Faculty Bios

Dr. John Ellis, Associate Professor and Humanities Department Chair

Dr. Ellis specializes in the social and cultural history of the transatlantic world during the seventeenth, eighteenth, and nineteenth centuries.  He is particularly interested in the history of the anti-slavery movement and other reforms during the Age of Revolutions, the history of childhood and education, borderlands history, environmental history, and the history of revivalism and evangelical Christianity.  His geographic interest lies especially in the history of the Ohio Valley, Mid-Atlantic, and Upper South in the United States and the history of England and Ireland in the British Isles.  He received his PhD in early American History at Purdue University in 2010 and has publications in The Journal of Southern History, The Journal of Ecclesiastical History, Faith and History, Ohio Valley History, The Indiana Historical Review, and elsewhere.  At BSU, he teaches US History I and II, Minnesota History, Native American History, and anything related to either American or European History from the 1500s through the 1870s.  He also teaches the history of World War II because who isn’t interested in it?

In his personal time, Dr. Ellis is avid traveler and outdoorsman.  He’s camped on all three American coasts (Atlantic, Pacific, and Gulf), traveled to 49 of the 50 US states in his lifetime, and traveled to 11 different countries in the last 5 years!  He likes to discuss his travel adventures with his students.  His favorite places to visit are the UK, Australia, and Norway.  Unfortunately for his students, he grew up in Ohio and has been unable to shake his allegiance to OSU football, even after living in Minnesota for eight years.  He especially likes to tease his students about the University of Minnesota’s record against THE Ohio State University.  However, Minnesota is his adopted home.  He’s been to all 87 Minnesota counties and loves to visit its many great state parks.

Dr. Dan Allosso, Assistant Professor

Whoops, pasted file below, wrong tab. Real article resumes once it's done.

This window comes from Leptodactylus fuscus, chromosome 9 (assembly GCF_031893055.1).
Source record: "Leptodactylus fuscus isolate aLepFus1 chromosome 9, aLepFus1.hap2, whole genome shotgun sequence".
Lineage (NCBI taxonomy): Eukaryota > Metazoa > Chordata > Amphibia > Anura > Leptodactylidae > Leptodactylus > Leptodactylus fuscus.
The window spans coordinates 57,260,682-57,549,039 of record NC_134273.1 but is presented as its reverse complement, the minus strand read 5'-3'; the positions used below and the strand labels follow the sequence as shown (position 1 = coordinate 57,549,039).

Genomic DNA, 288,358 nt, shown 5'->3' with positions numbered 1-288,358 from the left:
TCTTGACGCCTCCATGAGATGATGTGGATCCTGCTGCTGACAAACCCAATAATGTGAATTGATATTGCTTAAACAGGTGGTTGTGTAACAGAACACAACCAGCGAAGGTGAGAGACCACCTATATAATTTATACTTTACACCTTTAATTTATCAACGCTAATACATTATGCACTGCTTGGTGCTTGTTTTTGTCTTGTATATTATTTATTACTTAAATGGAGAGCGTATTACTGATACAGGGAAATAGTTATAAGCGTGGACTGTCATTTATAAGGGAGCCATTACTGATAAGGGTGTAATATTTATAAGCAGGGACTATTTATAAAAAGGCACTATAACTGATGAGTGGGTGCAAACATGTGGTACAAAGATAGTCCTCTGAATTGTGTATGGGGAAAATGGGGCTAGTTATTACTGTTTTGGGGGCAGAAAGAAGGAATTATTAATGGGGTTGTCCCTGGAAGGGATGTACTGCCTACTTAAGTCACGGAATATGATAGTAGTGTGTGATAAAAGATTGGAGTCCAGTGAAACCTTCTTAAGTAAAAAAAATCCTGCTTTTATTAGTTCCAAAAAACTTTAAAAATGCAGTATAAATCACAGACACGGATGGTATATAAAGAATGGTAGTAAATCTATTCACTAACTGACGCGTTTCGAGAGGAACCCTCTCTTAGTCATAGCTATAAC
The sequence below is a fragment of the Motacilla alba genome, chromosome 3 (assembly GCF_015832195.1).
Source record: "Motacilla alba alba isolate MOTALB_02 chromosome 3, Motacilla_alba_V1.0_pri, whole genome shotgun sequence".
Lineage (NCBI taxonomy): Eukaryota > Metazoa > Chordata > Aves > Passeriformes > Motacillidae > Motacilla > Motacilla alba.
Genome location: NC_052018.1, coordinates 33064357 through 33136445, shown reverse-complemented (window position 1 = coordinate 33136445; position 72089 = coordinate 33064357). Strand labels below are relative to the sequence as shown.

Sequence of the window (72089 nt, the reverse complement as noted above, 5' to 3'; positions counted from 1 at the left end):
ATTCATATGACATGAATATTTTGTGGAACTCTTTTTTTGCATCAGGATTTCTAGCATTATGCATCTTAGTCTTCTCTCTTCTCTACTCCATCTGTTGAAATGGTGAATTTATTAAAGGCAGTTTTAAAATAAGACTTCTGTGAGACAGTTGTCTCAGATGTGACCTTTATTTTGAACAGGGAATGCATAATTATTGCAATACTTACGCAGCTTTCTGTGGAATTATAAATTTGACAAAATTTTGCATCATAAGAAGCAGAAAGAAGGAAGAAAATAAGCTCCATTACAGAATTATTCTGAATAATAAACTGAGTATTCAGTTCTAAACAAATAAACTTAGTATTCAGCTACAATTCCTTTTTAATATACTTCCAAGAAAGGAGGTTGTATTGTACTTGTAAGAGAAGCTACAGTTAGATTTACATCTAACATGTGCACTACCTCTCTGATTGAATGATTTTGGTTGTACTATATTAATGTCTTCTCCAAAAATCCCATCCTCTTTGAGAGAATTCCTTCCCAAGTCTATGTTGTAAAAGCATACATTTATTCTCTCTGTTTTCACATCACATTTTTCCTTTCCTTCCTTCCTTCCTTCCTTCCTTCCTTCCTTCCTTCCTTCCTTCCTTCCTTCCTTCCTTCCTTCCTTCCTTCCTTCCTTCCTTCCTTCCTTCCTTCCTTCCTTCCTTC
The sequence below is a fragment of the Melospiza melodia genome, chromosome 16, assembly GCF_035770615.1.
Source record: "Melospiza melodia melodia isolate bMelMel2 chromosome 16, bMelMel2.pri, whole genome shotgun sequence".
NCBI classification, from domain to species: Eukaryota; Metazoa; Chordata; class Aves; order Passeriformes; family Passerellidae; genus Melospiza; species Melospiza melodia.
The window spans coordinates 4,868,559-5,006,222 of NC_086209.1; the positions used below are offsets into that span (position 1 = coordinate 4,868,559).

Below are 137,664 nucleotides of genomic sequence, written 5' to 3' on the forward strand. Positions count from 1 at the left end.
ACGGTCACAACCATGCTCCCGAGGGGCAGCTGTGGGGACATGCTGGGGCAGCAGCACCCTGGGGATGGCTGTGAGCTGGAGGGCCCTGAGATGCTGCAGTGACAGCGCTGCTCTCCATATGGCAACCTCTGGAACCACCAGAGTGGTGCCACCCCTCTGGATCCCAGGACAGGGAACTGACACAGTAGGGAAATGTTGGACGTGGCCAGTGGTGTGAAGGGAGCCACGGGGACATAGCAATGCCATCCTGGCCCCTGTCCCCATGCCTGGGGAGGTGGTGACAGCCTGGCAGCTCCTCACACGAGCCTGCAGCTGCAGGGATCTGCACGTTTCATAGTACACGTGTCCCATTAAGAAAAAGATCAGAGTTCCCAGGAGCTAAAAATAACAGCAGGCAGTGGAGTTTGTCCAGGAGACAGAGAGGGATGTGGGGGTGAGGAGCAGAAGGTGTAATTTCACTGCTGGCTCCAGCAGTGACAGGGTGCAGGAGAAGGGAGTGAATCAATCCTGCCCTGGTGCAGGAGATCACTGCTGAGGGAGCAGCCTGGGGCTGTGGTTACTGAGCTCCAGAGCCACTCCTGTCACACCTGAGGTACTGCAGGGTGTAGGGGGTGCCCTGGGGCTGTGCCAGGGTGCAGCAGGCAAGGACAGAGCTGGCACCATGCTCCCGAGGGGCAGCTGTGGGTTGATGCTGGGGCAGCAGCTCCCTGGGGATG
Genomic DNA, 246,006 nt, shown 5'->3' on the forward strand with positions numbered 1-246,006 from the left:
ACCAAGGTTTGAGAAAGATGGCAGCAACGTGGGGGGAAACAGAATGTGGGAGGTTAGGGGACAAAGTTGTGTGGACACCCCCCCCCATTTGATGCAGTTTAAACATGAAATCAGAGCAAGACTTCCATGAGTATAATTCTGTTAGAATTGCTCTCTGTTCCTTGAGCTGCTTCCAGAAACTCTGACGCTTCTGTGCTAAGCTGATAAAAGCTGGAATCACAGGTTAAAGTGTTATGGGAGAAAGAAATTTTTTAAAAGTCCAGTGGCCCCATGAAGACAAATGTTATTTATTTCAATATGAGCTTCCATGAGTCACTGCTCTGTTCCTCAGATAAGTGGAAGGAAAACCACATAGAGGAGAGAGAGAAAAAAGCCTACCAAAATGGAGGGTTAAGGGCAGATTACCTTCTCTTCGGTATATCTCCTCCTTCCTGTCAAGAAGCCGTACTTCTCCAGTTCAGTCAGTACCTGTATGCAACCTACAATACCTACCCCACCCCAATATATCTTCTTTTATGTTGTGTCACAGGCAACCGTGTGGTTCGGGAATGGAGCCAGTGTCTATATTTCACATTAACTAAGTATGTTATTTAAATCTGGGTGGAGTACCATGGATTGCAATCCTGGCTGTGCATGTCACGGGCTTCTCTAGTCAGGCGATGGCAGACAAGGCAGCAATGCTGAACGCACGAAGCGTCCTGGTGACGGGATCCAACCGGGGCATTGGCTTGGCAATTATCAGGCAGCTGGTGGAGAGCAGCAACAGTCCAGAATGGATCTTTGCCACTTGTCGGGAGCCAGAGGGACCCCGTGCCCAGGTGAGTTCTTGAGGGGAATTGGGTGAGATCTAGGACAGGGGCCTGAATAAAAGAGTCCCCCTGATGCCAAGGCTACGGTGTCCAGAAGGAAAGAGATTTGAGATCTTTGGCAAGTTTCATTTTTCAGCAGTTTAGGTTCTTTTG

Dr. Allosso teaches Modern World History, US History, and Environmental History, as well as Business, Economic, Technology, Latin America, East Asia, Women’s History and the History of World Religions. He received his Masters degree from Mankato State and his PhD from the University of Massachusetts at Amherst. Before returning to academia, Allosso had a career in High Technology during the 1980s and 90s, working as a systems engineer, manager, and salesman for firms ranging from startups to international industrial distributors to supercomputer companies like Silicon Graphics/Cray Research.

Dr. Allosso’s research interests include the role of social, religious, and cultural dissent in history. He writes for both academic and popular audiences. The Yale University Press published his rural American history, Peppermint Kings, in 2020. His next research project is a history of the white pine lumber industry, which stretched from New England to the Pacific Northwest (and included Bemidji) between the late seventeenth century and the present. Allosso likes to use interesting stories of unusual characters to examine historical themes and interpretations; this project will include lumber barons, labor organizers, and environmentalists. He has also written free, open-access textbooks for his Environmental History, Modern World, and US History courses that are available on the Open Textbook Network. Allosso is also a regular blogger at danallosso.substack.com.

Dr. Lindsay Bell, Assistant Professor

Dr. Bell received his PhD from Iowa State University in May 2020. He specializes in early twentieth-century United States History, specifically the role of sports to the construction of modern American culture. His dissertation, “Reconstructing Baseball’s Image: Landis, Cobb, and the Baseball Hero Ethos, 1917-1947”, explores the intersection of gender, race, and citizenship as the foundational constructs that contributed to the formation of American nationalism, identity, and manhood during the early twentieth century.

At Bemidji State Dr. Bell teaches both courses of US History, Women’s and Gender History, the American Revolution, the Cold War, and a course on the history of sports in the United States. He believes that a sociocultural approach to history that seeks to center people and their experiences in relation to systems of power provides a more accurate understanding of the past events that have shaped our modern world.